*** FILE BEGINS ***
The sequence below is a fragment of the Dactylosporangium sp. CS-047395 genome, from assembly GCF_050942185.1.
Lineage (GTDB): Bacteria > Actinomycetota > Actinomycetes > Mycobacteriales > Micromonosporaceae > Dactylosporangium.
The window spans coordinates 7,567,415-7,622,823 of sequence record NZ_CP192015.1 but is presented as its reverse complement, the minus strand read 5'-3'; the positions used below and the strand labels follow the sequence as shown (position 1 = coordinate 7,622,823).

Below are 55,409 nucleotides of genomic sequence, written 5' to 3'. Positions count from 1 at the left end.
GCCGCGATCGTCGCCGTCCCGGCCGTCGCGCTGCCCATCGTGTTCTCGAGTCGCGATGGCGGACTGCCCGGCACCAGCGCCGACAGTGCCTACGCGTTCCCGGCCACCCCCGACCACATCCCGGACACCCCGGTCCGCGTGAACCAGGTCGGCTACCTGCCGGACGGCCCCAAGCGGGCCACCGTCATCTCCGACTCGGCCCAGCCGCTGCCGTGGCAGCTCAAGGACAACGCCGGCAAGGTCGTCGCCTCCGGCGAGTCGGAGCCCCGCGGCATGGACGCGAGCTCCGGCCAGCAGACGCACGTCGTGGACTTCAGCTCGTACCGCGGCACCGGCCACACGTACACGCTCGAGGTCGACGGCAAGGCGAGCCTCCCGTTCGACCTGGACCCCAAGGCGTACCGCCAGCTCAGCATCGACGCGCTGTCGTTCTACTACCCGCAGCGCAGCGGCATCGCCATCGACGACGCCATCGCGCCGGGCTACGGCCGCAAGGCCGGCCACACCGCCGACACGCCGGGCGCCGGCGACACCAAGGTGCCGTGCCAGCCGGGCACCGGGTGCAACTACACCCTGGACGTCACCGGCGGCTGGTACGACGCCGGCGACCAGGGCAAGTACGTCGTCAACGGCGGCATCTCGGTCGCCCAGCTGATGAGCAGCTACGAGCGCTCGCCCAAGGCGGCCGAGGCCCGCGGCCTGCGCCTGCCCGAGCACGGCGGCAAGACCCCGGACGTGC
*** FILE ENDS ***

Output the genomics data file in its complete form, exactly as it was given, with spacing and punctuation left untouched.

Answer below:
The sequence below is a fragment of the Dactylosporangium sp. CS-047395 genome, from assembly GCF_050942185.1.
Lineage (GTDB): Bacteria > Actinomycetota > Actinomycetes > Mycobacteriales > Micromonosporaceae > Dactylosporangium.
The window spans coordinates 7,567,415-7,622,823 of sequence record NZ_CP192015.1 but is presented as its reverse complement, the minus strand read 5'-3'; the positions used below and the strand labels follow the sequence as shown (position 1 = coordinate 7,622,823).

Below are 55,409 nucleotides of genomic sequence, written 5' to 3'. Positions count from 1 at the left end.
GCCGCGATCGTCGCCGTCCCGGCCGTCGCGCTGCCCATCGTGTTCTCGAGTCGCGATGGCGGACTGCCCGGCACCAGCGCCGACAGTGCCTACGCGTTCCCGGCCACCCCCGACCACATCCCGGACACCCCGGTCCGCGTGAACCAGGTCGGCTACCTGCCGGACGGCCCCAAGCGGGCCACCGTCATCTCCGACTCGGCCCAGCCGCTGCCGTGGCAGCTCAAGGACAACGCCGGCAAGGTCGTCGCCTCCGGCGAGTCGGAGCCCCGCGGCATGGACGCGAGCTCCGGCCAGCAGACGCACGTCGTGGACTTCAGCTCGTACCGCGGCACCGGCCACACGTACACGCTCGAGGTCGACGGCAAGGCGAGCCTCCCGTTCGACCTGGACCCCAAGGCGTACCGCCAGCTCAGCATCGACGCGCTGTCGTTCTACTACCCGCAGCGCAGCGGCATCGCCATCGACGACGCCATCGCGCCGGGCTACGGCCGCAAGGCCGGCCACACCGCCGACACGCCGGGCGCCGGCGACACCAAGGTGCCGTGCCAGCCGGGCACCGGGTGCAACTACACCCTGGACGTCACCGGCGGCTGGTACGACGCCGGCGACCAGGGCAAGTACGTCGTCAACGGCGGCATCTCGGTCGCCCAGCTGATGAGCAGCTACGAGCGCTCGCCCAAGGCGGCCGAGGCCCGCGGCCTGCGCCTGCCCGAGCACGGCGGCAAGACCCCGGACGTGC